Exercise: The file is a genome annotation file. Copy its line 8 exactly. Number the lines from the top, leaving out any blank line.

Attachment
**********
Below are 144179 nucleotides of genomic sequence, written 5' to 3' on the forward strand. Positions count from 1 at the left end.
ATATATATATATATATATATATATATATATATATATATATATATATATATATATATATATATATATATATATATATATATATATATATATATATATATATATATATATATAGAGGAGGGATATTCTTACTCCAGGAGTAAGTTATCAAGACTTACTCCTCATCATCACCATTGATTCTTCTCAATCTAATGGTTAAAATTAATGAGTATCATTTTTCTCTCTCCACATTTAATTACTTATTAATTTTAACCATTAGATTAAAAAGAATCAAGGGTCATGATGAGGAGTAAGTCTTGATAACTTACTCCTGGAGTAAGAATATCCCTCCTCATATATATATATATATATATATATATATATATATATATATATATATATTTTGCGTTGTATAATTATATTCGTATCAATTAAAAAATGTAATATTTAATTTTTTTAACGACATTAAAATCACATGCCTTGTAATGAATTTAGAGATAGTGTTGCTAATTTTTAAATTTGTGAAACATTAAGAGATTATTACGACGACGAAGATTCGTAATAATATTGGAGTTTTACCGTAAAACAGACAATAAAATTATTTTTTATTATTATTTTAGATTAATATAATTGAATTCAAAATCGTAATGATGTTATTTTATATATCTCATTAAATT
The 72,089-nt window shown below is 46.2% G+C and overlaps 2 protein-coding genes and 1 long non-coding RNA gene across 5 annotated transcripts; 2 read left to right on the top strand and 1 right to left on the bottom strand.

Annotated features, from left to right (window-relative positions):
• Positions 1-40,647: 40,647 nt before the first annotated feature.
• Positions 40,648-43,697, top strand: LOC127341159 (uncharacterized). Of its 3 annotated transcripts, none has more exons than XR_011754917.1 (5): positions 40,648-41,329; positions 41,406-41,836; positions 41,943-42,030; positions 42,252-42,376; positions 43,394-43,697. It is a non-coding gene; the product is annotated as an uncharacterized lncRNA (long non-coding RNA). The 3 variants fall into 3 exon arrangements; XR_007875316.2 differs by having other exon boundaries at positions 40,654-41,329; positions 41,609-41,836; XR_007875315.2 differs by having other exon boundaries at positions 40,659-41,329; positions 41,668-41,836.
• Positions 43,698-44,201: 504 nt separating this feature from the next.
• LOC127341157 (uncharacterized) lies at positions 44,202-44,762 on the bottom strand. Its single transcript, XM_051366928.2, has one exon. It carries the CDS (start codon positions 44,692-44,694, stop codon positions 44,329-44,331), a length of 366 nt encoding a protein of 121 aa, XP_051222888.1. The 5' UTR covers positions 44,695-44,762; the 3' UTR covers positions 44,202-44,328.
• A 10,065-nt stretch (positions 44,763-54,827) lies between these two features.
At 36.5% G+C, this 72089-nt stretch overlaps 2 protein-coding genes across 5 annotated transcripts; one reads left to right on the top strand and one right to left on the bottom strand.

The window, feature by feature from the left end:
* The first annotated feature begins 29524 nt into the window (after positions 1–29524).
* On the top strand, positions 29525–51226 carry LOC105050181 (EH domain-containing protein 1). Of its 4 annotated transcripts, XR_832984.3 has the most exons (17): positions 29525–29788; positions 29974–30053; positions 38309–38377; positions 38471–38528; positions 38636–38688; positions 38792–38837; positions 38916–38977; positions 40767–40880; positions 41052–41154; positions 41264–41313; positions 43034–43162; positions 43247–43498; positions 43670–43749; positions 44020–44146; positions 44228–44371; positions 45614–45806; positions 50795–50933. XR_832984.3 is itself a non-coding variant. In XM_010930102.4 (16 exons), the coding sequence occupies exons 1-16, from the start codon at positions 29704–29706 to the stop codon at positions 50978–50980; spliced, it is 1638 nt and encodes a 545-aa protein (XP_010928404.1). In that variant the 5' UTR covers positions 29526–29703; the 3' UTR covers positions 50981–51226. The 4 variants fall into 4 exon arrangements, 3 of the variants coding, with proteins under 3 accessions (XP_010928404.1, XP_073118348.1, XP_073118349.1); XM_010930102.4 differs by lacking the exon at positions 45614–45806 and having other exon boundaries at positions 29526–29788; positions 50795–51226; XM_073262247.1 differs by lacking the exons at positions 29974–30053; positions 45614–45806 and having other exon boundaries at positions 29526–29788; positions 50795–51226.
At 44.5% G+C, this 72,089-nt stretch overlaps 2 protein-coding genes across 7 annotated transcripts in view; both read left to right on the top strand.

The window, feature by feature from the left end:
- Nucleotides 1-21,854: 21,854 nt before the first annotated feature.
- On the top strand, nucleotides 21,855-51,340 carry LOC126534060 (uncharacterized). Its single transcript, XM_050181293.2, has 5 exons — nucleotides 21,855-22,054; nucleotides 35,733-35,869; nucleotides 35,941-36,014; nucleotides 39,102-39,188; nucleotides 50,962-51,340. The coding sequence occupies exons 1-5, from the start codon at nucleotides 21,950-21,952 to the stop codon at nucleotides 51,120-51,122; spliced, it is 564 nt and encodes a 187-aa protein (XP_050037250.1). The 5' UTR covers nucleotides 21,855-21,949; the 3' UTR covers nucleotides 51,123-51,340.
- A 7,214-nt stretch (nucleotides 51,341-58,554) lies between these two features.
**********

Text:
• LOC127341157 (uncharacterized) lies at positions 44,202-44,762 on the bottom strand. Its single transcript, XM_051366928.2, has one exon. It carries the CDS (start codon positions 44,692-44,694, stop codon positions 44,329-44,331), a length of 366 nt encoding a protein of 121 aa, XP_051222888.1. The 5' UTR covers positions 44,695-44,762; the 3' UTR covers positions 44,202-44,328.